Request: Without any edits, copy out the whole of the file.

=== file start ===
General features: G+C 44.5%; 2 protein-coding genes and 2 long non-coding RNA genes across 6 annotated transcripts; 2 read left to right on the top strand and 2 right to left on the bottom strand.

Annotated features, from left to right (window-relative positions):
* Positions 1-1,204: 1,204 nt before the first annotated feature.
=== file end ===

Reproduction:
General features: G+C 44.5%; 2 protein-coding genes and 2 long non-coding RNA genes across 6 annotated transcripts; 2 read left to right on the top strand and 2 right to left on the bottom strand.

Annotated features, from left to right (window-relative positions):
* Positions 1-1,204: 1,204 nt before the first annotated feature.